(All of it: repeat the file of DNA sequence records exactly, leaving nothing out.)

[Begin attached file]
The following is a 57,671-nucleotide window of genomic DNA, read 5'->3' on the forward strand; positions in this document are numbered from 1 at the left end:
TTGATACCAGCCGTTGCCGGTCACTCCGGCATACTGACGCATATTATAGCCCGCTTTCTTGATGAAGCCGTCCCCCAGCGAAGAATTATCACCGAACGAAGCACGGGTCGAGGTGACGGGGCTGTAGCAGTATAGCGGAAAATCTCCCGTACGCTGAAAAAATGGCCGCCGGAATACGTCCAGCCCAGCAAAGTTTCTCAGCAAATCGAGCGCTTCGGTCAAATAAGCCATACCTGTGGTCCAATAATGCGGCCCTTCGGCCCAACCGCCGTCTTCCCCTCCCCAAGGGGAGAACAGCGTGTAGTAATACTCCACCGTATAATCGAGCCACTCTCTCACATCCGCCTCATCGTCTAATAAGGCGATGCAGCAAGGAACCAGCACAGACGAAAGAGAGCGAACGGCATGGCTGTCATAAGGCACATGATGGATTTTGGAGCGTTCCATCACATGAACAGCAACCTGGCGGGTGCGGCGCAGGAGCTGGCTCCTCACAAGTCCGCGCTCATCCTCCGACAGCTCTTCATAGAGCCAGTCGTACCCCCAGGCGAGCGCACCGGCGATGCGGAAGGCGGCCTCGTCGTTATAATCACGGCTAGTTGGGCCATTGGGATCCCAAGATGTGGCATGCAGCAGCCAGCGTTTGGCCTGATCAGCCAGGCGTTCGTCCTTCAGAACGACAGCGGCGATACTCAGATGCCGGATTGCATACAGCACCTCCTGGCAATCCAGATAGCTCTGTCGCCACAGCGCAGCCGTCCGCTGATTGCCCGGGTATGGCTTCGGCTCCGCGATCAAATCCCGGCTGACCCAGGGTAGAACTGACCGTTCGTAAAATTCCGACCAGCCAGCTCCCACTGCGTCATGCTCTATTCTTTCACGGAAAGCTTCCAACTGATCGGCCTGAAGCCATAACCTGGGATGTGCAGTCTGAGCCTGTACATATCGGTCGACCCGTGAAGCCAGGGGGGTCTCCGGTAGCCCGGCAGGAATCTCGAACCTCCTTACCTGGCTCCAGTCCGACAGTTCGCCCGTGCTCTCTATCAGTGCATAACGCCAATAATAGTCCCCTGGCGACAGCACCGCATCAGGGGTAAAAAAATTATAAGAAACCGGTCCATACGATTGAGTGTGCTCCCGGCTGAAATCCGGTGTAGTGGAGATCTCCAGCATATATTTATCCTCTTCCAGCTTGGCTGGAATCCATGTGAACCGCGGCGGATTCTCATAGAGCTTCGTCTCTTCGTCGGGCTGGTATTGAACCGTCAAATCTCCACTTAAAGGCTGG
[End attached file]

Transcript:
The following is a 57,671-nucleotide window of genomic DNA, read 5'->3' on the forward strand; positions in this document are numbered from 1 at the left end:
TTGATACCAGCCGTTGCCGGTCACTCCGGCATACTGACGCATATTATAGCCCGCTTTCTTGATGAAGCCGTCCCCCAGCGAAGAATTATCACCGAACGAAGCACGGGTCGAGGTGACGGGGCTGTAGCAGTATAGCGGAAAATCTCCCGTACGCTGAAAAAATGGCCGCCGGAATACGTCCAGCCCAGCAAAGTTTCTCAGCAAATCGAGCGCTTCGGTCAAATAAGCCATACCTGTGGTCCAATAATGCGGCCCTTCGGCCCAACCGCCGTCTTCCCCTCCCCAAGGGGAGAACAGCGTGTAGTAATACTCCACCGTATAATCGAGCCACTCTCTCACATCCGCCTCATCGTCTAATAAGGCGATGCAGCAAGGAACCAGCACAGACGAAAGAGAGCGAACGGCATGGCTGTCATAAGGCACATGATGGATTTTGGAGCGTTCCATCACATGAACAGCAACCTGGCGGGTGCGGCGCAGGAGCTGGCTCCTCACAAGTCCGCGCTCATCCTCCGACAGCTCTTCATAGAGCCAGTCGTACCCCCAGGCGAGCGCACCGGCGATGCGGAAGGCGGCCTCGTCGTTATAATCACGGCTAGTTGGGCCATTGGGATCCCAAGATGTGGCATGCAGCAGCCAGCGTTTGGCCTGATCAGCCAGGCGTTCGTCCTTCAGAACGACAGCGGCGATACTCAGATGCCGGATTGCATACAGCACCTCCTGGCAATCCAGATAGCTCTGTCGCCACAGCGCAGCCGTCCGCTGATTGCCCGGGTATGGCTTCGGCTCCGCGATCAAATCCCGGCTGACCCAGGGTAGAACTGACCGTTCGTAAAATTCCGACCAGCCAGCTCCCACTGCGTCATGCTCTATTCTTTCACGGAAAGCTTCCAACTGATCGGCCTGAAGCCATAACCTGGGATGTGCAGTCTGAGCCTGTACATATCGGTCGACCCGTGAAGCCAGGGGGGTCTCCGGTAGCCCGGCAGGAATCTCGAACCTCCTTACCTGGCTCCAGTCCGACAGTTCGCCCGTGCTCTCTATCAGTGCATAACGCCAATAATAGTCCCCTGGCGACAGCACCGCATCAGGGGTAAAAAAATTATAAGAAACCGGTCCATACGATTGAGTGTGCTCCCGGCTGAAATCCGGTGTAGTGGAGATCTCCAGCATATATTTATCCTCTTCCAGCTTGGCTGGAATCCATGTGAACCGCGGCGGATTCTCATAGAGCTTCGTCTCTTCGTCGGGCTGGTATTGAACCGTCAAATCTCCACTTAAAGGCTGG